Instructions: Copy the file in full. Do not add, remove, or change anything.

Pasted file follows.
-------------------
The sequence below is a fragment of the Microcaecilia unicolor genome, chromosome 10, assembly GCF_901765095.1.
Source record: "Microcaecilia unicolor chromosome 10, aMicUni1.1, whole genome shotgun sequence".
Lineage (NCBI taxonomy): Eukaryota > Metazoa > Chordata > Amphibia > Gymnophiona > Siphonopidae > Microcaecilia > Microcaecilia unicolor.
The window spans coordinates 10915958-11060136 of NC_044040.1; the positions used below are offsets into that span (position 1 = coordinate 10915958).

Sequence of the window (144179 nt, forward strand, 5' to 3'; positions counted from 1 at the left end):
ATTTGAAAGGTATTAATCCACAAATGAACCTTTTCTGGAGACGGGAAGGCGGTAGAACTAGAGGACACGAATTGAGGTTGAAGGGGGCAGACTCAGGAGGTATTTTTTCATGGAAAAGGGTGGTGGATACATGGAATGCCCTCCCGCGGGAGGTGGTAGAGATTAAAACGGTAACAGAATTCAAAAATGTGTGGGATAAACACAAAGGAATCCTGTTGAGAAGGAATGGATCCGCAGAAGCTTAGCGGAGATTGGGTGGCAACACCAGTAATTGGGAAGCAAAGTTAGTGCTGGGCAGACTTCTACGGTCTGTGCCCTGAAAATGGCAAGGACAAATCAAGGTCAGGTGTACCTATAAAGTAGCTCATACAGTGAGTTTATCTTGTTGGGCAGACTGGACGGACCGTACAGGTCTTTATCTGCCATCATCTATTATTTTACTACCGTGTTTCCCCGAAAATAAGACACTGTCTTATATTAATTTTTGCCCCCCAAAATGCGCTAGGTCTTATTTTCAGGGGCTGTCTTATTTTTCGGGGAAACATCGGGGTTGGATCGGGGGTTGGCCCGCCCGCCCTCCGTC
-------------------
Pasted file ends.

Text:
The sequence below is a fragment of the Microcaecilia unicolor genome, chromosome 10, assembly GCF_901765095.1.
Source record: "Microcaecilia unicolor chromosome 10, aMicUni1.1, whole genome shotgun sequence".
Lineage (NCBI taxonomy): Eukaryota > Metazoa > Chordata > Amphibia > Gymnophiona > Siphonopidae > Microcaecilia > Microcaecilia unicolor.
The window spans coordinates 10915958-11060136 of NC_044040.1; the positions used below are offsets into that span (position 1 = coordinate 10915958).

Sequence of the window (144179 nt, forward strand, 5' to 3'; positions counted from 1 at the left end):
ATTTGAAAGGTATTAATCCACAAATGAACCTTTTCTGGAGACGGGAAGGCGGTAGAACTAGAGGACACGAATTGAGGTTGAAGGGGGCAGACTCAGGAGGTATTTTTTCATGGAAAAGGGTGGTGGATACATGGAATGCCCTCCCGCGGGAGGTGGTAGAGATTAAAACGGTAACAGAATTCAAAAATGTGTGGGATAAACACAAAGGAATCCTGTTGAGAAGGAATGGATCCGCAGAAGCTTAGCGGAGATTGGGTGGCAACACCAGTAATTGGGAAGCAAAGTTAGTGCTGGGCAGACTTCTACGGTCTGTGCCCTGAAAATGGCAAGGACAAATCAAGGTCAGGTGTACCTATAAAGTAGCTCATACAGTGAGTTTATCTTGTTGGGCAGACTGGACGGACCGTACAGGTCTTTATCTGCCATCATCTATTATTTTACTACCGTGTTTCCCCGAAAATAAGACACTGTCTTATATTAATTTTTGCCCCCCAAAATGCGCTAGGTCTTATTTTCAGGGGCTGTCTTATTTTTCGGGGAAACATCGGGGTTGGATCGGGGGTTGGCCCGCCCGCCCTCCGTC